"As the business of healthcare continues to morph, it is critical that Congress closely examine the changing relationships among healthcare entities and the impact these changing relationships have on the way healthcare is delivered in this country," Pallone wrote.

If approved, the $69 billion merger of the nation's largest pharmacy and third-largest health insurer could have major implications for the health care industry.

The companies are arguing that when merged, they will be able to improve health outcomes and reduce costs by integrating the pharmacy and insurer. They are promising significant changes to the business of health care delivery.

Read more here.

 

Chairman expects 'strong support' in House GOP for mandate repeal in tax bill 

House Ways and Means Committee Chairman Kevin BradyKevin Patrick BradyBlue states sue Treasury, IRS over rules blocking Trump tax law workarounds Manufacturers group lobbies Congress for new North America trade deal Lawmakers join Nats Park fundraiser for DC kids charity MORE (R-Texas) told reporters Tuesday that he expects most House Republicans will support repealing ObamaCare's individual mandate in tax legislation, as GOP senators did.

"We'll be asking our members where do they want us to be on that position. I suspect there will be strong support," he said.

The House-passed tax bill did not include repeal of the individual mandate, while the Senate bill did. The two chambers now must reconcile their versions of tax-reform legislation in a bicameral conference.

Twenty Republicans voted against the House's health-care bill in May, which included mandate repeal, though some of those members voted for the House's tax bill.

Read more here.

 

House conservatives push for repeal of ObamaCare mandate in final tax bill

The Republican Study Committee (RSC), a group of conservative Republicans in the House, is pushing for tax reform to include a repeal of the individual mandate.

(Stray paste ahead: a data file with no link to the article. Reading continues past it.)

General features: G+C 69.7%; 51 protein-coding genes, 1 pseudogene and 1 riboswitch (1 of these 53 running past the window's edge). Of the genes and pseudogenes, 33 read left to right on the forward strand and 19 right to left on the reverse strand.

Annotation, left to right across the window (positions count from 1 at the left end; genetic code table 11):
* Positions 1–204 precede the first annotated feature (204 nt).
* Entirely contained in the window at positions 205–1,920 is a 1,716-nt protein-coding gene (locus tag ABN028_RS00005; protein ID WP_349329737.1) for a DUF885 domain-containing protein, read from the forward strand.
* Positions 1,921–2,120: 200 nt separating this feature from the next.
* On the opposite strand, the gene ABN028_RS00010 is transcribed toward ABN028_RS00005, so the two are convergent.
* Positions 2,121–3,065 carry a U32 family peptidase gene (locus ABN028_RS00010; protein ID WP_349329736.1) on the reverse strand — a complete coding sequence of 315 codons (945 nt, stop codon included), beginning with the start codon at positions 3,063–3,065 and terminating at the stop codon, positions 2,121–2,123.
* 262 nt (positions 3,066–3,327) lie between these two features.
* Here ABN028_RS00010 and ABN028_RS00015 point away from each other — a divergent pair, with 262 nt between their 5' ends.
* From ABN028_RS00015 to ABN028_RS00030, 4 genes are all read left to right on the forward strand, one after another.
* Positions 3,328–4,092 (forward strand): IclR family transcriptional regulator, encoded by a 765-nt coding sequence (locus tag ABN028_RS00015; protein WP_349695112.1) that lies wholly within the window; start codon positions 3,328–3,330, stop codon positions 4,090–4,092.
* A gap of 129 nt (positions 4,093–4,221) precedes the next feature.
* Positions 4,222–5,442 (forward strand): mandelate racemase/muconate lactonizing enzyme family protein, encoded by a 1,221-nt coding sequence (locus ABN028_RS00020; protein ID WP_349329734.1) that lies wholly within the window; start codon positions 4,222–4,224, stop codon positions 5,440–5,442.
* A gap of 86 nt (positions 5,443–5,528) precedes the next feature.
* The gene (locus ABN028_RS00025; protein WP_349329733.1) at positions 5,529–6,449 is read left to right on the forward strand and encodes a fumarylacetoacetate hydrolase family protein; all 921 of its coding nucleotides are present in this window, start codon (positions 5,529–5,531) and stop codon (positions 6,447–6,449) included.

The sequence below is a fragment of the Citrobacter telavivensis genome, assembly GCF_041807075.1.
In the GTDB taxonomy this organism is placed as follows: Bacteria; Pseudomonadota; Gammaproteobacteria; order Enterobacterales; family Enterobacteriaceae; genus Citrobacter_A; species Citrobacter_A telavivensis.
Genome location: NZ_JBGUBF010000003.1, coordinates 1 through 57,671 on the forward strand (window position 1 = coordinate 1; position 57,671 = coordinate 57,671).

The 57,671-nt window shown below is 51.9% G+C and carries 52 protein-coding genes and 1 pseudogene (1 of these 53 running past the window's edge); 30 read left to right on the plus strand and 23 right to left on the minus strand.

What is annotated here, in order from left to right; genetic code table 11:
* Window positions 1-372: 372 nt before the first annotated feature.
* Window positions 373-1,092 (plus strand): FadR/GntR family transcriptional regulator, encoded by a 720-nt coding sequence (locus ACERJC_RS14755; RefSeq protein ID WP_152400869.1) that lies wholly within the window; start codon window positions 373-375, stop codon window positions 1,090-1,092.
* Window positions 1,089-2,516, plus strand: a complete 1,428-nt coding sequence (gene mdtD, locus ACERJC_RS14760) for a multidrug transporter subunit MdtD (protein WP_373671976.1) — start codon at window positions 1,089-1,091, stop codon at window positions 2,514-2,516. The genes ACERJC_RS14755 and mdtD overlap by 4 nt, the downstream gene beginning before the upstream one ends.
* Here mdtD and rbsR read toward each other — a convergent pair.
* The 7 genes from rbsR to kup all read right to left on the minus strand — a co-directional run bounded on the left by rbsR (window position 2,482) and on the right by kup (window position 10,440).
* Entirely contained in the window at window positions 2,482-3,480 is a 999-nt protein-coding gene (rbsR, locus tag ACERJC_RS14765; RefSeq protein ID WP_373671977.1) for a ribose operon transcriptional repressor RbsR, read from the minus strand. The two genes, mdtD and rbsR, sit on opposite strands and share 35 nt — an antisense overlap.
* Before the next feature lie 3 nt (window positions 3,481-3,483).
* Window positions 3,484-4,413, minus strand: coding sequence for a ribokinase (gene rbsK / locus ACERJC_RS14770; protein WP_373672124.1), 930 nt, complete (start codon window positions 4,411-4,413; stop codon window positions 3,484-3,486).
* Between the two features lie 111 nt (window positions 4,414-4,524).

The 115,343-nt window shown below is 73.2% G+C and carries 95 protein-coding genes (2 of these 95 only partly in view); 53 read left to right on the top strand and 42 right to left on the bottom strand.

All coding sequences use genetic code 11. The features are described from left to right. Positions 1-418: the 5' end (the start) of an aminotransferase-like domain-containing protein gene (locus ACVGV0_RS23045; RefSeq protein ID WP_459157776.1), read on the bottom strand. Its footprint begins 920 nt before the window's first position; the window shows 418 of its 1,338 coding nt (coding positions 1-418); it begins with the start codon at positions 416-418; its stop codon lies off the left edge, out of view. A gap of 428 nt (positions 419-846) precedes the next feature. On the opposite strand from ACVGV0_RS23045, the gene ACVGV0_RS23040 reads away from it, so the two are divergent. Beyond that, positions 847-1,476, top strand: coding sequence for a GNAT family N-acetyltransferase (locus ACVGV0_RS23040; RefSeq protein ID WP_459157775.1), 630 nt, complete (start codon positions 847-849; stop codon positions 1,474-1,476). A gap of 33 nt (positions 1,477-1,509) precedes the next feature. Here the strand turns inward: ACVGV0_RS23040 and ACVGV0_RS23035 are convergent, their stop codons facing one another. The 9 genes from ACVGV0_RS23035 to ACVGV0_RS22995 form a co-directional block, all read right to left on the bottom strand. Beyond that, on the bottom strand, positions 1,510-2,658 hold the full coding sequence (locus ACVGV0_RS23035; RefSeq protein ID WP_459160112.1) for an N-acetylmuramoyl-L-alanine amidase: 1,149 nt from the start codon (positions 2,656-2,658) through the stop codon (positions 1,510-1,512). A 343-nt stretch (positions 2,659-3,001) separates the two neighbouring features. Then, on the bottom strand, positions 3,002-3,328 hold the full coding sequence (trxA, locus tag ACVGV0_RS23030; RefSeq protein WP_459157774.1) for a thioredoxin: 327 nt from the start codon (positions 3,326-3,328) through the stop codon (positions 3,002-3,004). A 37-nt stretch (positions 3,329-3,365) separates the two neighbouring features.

"Including language to repeal this harmful policy will return personal decisions about health care choices to patients, fulfilling a key promise we have made to the American people," the RSC wrote in a letter being circulated among members.

In a letter to Ways & Means Chairman Kevin Brady (R-Texas) and Senate Finance Chairman Orrin HatchOrrin Grant HatchTrump to award racing legend Roger Penske with Presidential Medal of Freedom Trump awards Presidential Medal of Freedom to economist, former Reagan adviser Arthur Laffer Second ex-Senate staffer charged in aiding doxxing of GOP senators MORE (R-Utah), the RSC asks that the final package that emerges from a conference committee between the two houses contain a repeal of the mandate.

"Obamacare's coercive individual mandate represents perhaps the worst example of the federal government violating individual freedom and liberty -- which is why we have repeatedly promised to repeal it," the letter, which has about 50 signatures, says.

Read more here.

 

From The Hill's opinion pages

American taxpayers will be Alex Azar's shareholders -- let's hope he can serve them

Congress should massively ramp up funding for the NIH

Medicaid funds shouldn't be used to subsidize state taxes on health care

 

What we're reading

Orrin Hatch just made the Republican agenda startlingly clear (Vox)

Trump science job nominees missing advanced science degrees (AP)

The CHIP program is beloved. Why is its funding in danger? (The New York Times)

 

State by state

Abortion limits advance in Pennsylvania House (Associated Press)

New maternal mortality strategy relies on 'medical homes' (Stateline)

State Medicaid director Michael Heifetz resigning (Wisconsin State Journal)

Premera to reimburse Alaska state insurance program $25M (AP)